What Is the Difference Between Heberdens & Rheumatoid Arthritis?

Written by stephen venneman
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A medical discovery made in the 18th century is still managing to garner attention in the medical community today. Heberden's Nodes, named for Dr. William Heberden, have become a characteristic of osteoarthritis sufferers. Rheumatoid arthritis sufferers also experience swelling lumps in the same joints affected by Heberden's, but the bumps are not the same.


Heberden's Nodes are bony bumps which form on the last joint of the fingers, closest to the fingernail. Medicinenet.com says the bump is actually formed from bony spurs and cartilage.


Heberden's Nodes occur in people with osteoarthritis. Patients with rheumatoid arthritis also experience firm swellings which are similar, but they are caused by chronic inflammation damaging the bone and cartilage of the joint.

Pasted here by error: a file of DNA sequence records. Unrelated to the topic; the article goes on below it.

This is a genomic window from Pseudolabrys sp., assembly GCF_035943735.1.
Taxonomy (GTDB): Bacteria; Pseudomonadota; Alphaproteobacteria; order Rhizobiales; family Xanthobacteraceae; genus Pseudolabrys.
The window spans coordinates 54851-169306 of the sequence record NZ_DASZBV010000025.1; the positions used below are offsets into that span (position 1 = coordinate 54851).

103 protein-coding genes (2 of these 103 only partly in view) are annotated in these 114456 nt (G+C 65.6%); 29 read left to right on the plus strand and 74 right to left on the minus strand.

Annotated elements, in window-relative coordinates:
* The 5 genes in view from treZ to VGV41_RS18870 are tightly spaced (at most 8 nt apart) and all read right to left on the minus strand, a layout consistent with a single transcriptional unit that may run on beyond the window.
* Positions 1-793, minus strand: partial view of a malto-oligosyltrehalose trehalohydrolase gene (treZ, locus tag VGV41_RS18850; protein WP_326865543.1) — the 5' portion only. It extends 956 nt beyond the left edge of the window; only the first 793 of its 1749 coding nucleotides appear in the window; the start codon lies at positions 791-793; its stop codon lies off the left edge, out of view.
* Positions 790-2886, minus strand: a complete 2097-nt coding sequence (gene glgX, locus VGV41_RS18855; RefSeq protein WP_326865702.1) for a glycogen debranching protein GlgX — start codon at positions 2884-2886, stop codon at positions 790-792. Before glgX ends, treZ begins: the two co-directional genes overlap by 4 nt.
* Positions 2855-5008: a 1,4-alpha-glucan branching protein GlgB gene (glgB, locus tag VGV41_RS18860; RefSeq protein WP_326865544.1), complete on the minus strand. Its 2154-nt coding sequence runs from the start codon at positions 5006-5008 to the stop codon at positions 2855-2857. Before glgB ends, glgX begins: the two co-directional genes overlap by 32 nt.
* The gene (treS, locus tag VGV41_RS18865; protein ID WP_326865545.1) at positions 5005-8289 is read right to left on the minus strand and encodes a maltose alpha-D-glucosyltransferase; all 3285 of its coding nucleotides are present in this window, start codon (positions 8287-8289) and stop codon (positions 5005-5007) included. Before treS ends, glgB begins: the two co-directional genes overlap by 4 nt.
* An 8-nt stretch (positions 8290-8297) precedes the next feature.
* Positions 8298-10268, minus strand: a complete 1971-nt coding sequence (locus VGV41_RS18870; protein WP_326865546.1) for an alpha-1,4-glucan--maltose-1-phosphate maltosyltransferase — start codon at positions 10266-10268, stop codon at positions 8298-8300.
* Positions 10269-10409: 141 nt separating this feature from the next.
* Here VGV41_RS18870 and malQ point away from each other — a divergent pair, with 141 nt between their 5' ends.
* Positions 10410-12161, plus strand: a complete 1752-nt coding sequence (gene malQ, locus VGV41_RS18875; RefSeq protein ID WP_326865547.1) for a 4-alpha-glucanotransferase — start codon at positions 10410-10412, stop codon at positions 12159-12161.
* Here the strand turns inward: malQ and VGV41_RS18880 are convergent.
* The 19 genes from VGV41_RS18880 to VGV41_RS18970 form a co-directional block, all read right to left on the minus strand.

Heberden's Nodes are responsible for the tips of the fingers becoming twisted or skewed. They can also cause loss of function in the fingers.


Because the nodes are formed of cartilage and bone, often the only treatment option is anti-inflammatories to reduce pain and swelling. If the nodes cause cysts to form, then surgery may be the only option.


Some believe the nodes are a general effect of arthritis. There is a definite distinction, however. Heberden's Nodes are only diagnosed in patients with osteoarthritis, not in patients with rheumatoid arthritis. Lastly, Heberden's Nodes are not themselves a condition. They're a result of osteoarthritis.

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